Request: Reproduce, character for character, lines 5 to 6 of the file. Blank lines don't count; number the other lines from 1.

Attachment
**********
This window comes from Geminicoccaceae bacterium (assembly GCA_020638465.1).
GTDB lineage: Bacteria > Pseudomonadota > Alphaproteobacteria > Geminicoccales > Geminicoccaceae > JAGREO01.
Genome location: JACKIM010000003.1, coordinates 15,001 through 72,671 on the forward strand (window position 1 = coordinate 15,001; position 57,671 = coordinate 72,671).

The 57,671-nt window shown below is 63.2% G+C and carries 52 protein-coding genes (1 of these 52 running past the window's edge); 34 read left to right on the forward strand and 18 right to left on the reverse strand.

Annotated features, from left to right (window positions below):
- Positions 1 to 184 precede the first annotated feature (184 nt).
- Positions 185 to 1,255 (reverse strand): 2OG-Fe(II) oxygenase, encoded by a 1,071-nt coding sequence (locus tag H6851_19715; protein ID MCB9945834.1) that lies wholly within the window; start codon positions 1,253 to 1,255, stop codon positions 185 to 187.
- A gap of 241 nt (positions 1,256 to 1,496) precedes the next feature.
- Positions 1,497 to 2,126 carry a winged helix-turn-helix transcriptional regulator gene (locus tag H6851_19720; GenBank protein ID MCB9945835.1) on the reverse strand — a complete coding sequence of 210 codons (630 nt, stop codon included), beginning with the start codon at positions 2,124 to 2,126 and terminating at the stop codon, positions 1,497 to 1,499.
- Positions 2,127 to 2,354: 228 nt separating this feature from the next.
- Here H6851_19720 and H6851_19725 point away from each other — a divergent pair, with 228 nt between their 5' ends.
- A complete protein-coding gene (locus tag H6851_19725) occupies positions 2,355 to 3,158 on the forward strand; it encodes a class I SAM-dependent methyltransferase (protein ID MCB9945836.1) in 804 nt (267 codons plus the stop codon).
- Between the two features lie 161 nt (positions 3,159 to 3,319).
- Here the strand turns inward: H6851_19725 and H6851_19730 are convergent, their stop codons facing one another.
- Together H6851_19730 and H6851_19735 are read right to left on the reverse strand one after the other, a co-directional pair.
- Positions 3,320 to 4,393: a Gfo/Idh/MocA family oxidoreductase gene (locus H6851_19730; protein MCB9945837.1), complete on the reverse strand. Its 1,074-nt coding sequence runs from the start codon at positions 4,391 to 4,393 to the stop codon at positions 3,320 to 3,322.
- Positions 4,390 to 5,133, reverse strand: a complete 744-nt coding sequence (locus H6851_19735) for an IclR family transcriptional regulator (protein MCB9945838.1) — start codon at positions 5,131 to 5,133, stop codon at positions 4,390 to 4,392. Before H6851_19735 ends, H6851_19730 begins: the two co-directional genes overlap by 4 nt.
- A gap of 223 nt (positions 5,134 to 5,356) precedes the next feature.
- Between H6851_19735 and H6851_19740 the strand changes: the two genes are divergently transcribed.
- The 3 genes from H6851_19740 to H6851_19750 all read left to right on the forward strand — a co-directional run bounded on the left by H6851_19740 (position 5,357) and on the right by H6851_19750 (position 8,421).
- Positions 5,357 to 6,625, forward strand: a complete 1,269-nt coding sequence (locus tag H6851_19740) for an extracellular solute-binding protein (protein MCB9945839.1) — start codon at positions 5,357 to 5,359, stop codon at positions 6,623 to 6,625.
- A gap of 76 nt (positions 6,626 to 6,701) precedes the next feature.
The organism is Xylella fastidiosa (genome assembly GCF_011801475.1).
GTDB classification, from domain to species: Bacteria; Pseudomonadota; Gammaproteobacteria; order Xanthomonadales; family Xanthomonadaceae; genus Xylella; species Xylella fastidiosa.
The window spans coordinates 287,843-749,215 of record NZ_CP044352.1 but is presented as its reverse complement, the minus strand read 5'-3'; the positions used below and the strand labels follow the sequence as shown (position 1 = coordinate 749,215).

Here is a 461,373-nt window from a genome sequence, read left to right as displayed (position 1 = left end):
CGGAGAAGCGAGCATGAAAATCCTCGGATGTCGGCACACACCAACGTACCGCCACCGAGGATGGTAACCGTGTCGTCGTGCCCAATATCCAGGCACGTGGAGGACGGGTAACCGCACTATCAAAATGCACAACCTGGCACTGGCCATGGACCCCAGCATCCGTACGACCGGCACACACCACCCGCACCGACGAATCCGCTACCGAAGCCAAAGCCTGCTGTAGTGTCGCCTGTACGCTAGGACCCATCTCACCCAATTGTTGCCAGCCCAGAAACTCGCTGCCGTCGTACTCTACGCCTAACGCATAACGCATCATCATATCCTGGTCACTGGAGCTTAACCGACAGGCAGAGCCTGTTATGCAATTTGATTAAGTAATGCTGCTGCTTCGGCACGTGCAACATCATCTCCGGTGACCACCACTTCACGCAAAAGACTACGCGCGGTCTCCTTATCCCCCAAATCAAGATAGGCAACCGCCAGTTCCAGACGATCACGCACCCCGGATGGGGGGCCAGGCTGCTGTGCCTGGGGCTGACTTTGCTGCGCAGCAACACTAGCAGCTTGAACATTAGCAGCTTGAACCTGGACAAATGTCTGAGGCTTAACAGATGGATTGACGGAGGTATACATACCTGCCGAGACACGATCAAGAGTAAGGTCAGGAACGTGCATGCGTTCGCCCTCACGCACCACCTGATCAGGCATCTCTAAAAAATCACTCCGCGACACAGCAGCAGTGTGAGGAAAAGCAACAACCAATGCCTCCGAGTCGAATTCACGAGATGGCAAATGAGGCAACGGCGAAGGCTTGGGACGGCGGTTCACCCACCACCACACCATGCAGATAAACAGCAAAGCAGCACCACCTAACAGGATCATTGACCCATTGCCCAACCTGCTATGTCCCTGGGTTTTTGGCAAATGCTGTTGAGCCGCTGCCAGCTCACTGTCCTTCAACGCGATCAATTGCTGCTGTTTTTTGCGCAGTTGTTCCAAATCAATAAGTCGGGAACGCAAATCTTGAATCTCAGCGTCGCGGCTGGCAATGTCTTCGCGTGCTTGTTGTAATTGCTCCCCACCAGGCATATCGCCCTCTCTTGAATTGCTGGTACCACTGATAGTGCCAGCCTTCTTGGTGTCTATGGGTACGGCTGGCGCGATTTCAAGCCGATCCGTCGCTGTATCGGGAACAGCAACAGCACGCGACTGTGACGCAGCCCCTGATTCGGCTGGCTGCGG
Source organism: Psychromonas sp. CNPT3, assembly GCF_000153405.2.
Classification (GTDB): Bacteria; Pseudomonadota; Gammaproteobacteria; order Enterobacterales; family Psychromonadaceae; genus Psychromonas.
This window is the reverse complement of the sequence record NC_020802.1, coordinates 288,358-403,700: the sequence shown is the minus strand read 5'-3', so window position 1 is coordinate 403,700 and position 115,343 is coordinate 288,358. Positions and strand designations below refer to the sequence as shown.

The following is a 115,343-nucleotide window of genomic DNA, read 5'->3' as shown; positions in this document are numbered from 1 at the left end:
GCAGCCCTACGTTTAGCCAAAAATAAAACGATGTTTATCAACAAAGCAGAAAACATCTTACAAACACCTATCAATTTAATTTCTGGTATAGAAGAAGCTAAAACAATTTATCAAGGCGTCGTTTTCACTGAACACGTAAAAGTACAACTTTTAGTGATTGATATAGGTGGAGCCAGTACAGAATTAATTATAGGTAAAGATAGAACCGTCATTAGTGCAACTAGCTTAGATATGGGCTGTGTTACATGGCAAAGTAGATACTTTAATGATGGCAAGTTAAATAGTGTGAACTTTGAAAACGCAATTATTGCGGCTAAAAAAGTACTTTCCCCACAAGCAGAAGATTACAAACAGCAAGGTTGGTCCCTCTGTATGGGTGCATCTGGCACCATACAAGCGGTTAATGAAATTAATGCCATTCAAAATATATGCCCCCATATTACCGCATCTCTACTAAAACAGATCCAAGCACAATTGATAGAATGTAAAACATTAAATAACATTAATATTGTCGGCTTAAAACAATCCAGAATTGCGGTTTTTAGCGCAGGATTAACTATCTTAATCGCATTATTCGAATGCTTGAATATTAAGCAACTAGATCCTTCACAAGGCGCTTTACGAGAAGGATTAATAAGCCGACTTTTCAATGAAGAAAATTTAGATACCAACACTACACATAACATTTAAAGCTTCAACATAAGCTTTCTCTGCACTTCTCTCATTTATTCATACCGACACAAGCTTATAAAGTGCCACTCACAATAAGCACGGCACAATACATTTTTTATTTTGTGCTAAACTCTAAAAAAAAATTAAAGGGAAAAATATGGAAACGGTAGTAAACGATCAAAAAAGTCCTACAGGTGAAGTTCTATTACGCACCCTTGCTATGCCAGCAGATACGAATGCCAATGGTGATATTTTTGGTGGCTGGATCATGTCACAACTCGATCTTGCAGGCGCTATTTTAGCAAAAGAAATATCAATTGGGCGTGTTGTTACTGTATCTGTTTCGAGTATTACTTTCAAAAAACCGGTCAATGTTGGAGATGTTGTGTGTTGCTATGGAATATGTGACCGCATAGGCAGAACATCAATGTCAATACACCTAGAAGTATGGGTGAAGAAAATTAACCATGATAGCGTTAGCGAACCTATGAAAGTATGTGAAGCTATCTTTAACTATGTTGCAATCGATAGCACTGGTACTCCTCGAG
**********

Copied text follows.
Annotated features, from left to right (window positions below):
- Positions 1 to 184 precede the first annotated feature (184 nt).